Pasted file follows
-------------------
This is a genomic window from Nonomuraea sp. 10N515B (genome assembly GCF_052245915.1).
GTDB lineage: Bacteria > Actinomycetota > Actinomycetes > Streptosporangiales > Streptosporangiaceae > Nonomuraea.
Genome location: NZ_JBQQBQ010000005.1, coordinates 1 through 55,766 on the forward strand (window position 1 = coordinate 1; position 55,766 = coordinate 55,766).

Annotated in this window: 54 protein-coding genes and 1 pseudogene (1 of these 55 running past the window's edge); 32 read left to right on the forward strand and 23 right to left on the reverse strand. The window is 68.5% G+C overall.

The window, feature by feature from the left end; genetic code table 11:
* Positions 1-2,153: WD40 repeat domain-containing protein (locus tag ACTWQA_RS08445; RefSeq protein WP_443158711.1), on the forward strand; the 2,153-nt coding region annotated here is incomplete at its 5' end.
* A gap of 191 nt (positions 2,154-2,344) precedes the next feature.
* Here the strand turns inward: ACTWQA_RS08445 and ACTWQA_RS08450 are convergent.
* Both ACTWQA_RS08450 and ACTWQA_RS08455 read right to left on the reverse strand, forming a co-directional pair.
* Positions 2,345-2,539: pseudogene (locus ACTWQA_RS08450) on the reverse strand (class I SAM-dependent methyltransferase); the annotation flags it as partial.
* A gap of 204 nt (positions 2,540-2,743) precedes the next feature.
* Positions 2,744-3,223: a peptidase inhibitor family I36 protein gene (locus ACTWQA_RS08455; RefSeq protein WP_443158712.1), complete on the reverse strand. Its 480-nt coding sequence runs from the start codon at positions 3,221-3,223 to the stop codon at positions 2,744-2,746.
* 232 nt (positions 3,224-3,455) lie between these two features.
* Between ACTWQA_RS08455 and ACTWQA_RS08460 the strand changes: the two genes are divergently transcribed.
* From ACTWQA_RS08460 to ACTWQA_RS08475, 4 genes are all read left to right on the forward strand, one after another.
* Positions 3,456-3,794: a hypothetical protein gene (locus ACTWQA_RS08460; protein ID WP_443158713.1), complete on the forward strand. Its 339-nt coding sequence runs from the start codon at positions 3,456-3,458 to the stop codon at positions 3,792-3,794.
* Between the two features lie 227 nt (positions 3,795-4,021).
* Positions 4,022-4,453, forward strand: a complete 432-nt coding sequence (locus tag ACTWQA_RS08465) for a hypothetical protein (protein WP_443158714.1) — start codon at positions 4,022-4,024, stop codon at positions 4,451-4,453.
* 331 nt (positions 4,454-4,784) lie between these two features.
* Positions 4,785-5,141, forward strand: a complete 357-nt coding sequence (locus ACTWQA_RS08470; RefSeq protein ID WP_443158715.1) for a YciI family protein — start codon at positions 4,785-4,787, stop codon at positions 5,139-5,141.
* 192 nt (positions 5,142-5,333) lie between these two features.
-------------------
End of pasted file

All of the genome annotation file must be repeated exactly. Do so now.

This is a genomic window from Nonomuraea sp. 10N515B (genome assembly GCF_052245915.1).
GTDB lineage: Bacteria > Actinomycetota > Actinomycetes > Streptosporangiales > Streptosporangiaceae > Nonomuraea.
Genome location: NZ_JBQQBQ010000005.1, coordinates 1 through 55,766 on the forward strand (window position 1 = coordinate 1; position 55,766 = coordinate 55,766).

Annotated in this window: 54 protein-coding genes and 1 pseudogene (1 of these 55 running past the window's edge); 32 read left to right on the forward strand and 23 right to left on the reverse strand. The window is 68.5% G+C overall.

The window, feature by feature from the left end; genetic code table 11:
* Positions 1-2,153: WD40 repeat domain-containing protein (locus tag ACTWQA_RS08445; RefSeq protein WP_443158711.1), on the forward strand; the 2,153-nt coding region annotated here is incomplete at its 5' end.
* A gap of 191 nt (positions 2,154-2,344) precedes the next feature.
* Here the strand turns inward: ACTWQA_RS08445 and ACTWQA_RS08450 are convergent.
* Both ACTWQA_RS08450 and ACTWQA_RS08455 read right to left on the reverse strand, forming a co-directional pair.
* Positions 2,345-2,539: pseudogene (locus ACTWQA_RS08450) on the reverse strand (class I SAM-dependent methyltransferase); the annotation flags it as partial.
* A gap of 204 nt (positions 2,540-2,743) precedes the next feature.
* Positions 2,744-3,223: a peptidase inhibitor family I36 protein gene (locus ACTWQA_RS08455; RefSeq protein WP_443158712.1), complete on the reverse strand. Its 480-nt coding sequence runs from the start codon at positions 3,221-3,223 to the stop codon at positions 2,744-2,746.
* 232 nt (positions 3,224-3,455) lie between these two features.
* Between ACTWQA_RS08455 and ACTWQA_RS08460 the strand changes: the two genes are divergently transcribed.
* From ACTWQA_RS08460 to ACTWQA_RS08475, 4 genes are all read left to right on the forward strand, one after another.
* Positions 3,456-3,794: a hypothetical protein gene (locus ACTWQA_RS08460; protein ID WP_443158713.1), complete on the forward strand. Its 339-nt coding sequence runs from the start codon at positions 3,456-3,458 to the stop codon at positions 3,792-3,794.
* Between the two features lie 227 nt (positions 3,795-4,021).
* Positions 4,022-4,453, forward strand: a complete 432-nt coding sequence (locus tag ACTWQA_RS08465) for a hypothetical protein (protein WP_443158714.1) — start codon at positions 4,022-4,024, stop codon at positions 4,451-4,453.
* 331 nt (positions 4,454-4,784) lie between these two features.
* Positions 4,785-5,141, forward strand: a complete 357-nt coding sequence (locus ACTWQA_RS08470; RefSeq protein ID WP_443158715.1) for a YciI family protein — start codon at positions 4,785-4,787, stop codon at positions 5,139-5,141.
* 192 nt (positions 5,142-5,333) lie between these two features.